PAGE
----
Theses and Dissertations

Issuing Body

Mississippi State University


Siegert, Courtney

Committee Member

Tang, Juliet

Committee Member

Clay, Natalie

Committee Member

Riggins, John

Date of Degree


Document Type

Graduate Thesis - Open Access



Degree Name

Master of Science (M.S.)


College of Forest Resources


Department of Forestry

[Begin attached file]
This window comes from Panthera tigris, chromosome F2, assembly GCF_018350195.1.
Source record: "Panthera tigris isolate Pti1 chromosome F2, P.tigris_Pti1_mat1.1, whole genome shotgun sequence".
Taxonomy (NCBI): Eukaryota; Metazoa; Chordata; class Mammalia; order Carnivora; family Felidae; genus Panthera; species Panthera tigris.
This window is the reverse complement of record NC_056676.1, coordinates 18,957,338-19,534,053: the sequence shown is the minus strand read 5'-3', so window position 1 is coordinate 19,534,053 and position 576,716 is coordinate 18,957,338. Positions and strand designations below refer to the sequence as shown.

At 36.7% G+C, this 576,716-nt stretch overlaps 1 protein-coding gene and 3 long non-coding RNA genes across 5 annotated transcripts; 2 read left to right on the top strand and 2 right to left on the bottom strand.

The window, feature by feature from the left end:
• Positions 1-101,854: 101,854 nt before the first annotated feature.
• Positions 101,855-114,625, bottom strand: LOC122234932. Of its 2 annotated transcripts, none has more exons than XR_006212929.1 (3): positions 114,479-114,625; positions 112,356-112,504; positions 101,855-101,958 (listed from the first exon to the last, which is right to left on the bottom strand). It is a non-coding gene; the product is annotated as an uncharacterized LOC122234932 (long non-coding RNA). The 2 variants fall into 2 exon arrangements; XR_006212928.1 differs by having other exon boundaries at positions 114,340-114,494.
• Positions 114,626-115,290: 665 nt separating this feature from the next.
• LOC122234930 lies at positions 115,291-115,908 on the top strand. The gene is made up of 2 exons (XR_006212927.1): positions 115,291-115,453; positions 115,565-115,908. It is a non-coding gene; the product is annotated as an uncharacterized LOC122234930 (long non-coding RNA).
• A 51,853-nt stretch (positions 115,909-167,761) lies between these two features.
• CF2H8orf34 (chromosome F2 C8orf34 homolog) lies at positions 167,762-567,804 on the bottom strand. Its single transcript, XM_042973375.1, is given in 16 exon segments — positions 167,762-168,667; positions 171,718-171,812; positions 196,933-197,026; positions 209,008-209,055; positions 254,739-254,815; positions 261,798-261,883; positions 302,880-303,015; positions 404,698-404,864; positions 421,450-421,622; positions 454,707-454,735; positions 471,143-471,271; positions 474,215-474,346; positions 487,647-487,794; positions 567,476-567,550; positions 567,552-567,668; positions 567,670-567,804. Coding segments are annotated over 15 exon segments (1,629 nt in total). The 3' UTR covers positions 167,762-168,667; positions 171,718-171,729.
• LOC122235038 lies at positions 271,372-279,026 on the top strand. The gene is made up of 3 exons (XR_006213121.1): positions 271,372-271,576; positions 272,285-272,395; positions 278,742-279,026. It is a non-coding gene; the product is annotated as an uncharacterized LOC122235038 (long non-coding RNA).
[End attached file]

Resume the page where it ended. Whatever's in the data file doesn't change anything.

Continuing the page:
A frequent source of pine tree mortality in recent years can be attributed to pine bark beetles and their vectored Ophiostomatoid fungi, an organism that has been observed to attract subterranean termites that preferentially recruit to this downed woody debris. This interaction may significantly modify biogeochemical fluxes in bark beetle mass mortality events, but studies are often limited to singular regions or single pine-dominated ecosystems. Two studies were designed to test the interactive effects of these associations on terrestrial biogeochemical cycles and decomposition processes, the first using replicated field trials in Mississippi, Arizona, and Honduras across two years and the second across five years in Mississippi. Both studies utilized Ophiostomatoid inoculation and invertebrate exclusion techniques to determine the individual and interactive contributions from biotic factors on biogeochemical cycling. Local drivers were found to have greater influence on biogeochemical cycling and decomposition before climate drivers overwhelmed their influence in later years.